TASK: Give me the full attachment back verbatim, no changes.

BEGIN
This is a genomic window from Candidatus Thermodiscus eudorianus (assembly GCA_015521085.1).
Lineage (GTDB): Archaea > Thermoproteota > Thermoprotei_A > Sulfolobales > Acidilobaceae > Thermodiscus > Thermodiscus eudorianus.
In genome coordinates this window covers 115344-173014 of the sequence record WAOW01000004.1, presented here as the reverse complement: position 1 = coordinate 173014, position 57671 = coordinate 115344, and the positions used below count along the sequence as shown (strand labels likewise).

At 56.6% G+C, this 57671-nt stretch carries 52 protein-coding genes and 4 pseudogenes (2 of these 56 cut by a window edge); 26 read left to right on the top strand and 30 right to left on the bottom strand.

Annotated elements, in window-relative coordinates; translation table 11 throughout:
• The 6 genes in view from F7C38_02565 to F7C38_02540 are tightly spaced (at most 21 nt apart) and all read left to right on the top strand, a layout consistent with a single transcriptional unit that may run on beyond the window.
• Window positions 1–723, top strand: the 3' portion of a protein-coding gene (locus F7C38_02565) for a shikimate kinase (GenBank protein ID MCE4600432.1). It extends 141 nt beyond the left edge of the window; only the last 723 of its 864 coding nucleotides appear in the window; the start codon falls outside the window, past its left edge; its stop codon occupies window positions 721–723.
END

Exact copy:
This is a genomic window from Candidatus Thermodiscus eudorianus (assembly GCA_015521085.1).
Lineage (GTDB): Archaea > Thermoproteota > Thermoprotei_A > Sulfolobales > Acidilobaceae > Thermodiscus > Thermodiscus eudorianus.
In genome coordinates this window covers 115344-173014 of the sequence record WAOW01000004.1, presented here as the reverse complement: position 1 = coordinate 173014, position 57671 = coordinate 115344, and the positions used below count along the sequence as shown (strand labels likewise).

At 56.6% G+C, this 57671-nt stretch carries 52 protein-coding genes and 4 pseudogenes (2 of these 56 cut by a window edge); 26 read left to right on the top strand and 30 right to left on the bottom strand.

Annotated elements, in window-relative coordinates; translation table 11 throughout:
• The 6 genes in view from F7C38_02565 to F7C38_02540 are tightly spaced (at most 21 nt apart) and all read left to right on the top strand, a layout consistent with a single transcriptional unit that may run on beyond the window.
• Window positions 1–723, top strand: the 3' portion of a protein-coding gene (locus F7C38_02565) for a shikimate kinase (GenBank protein ID MCE4600432.1). It extends 141 nt beyond the left edge of the window; only the last 723 of its 864 coding nucleotides appear in the window; the start codon falls outside the window, past its left edge; its stop codon occupies window positions 721–723.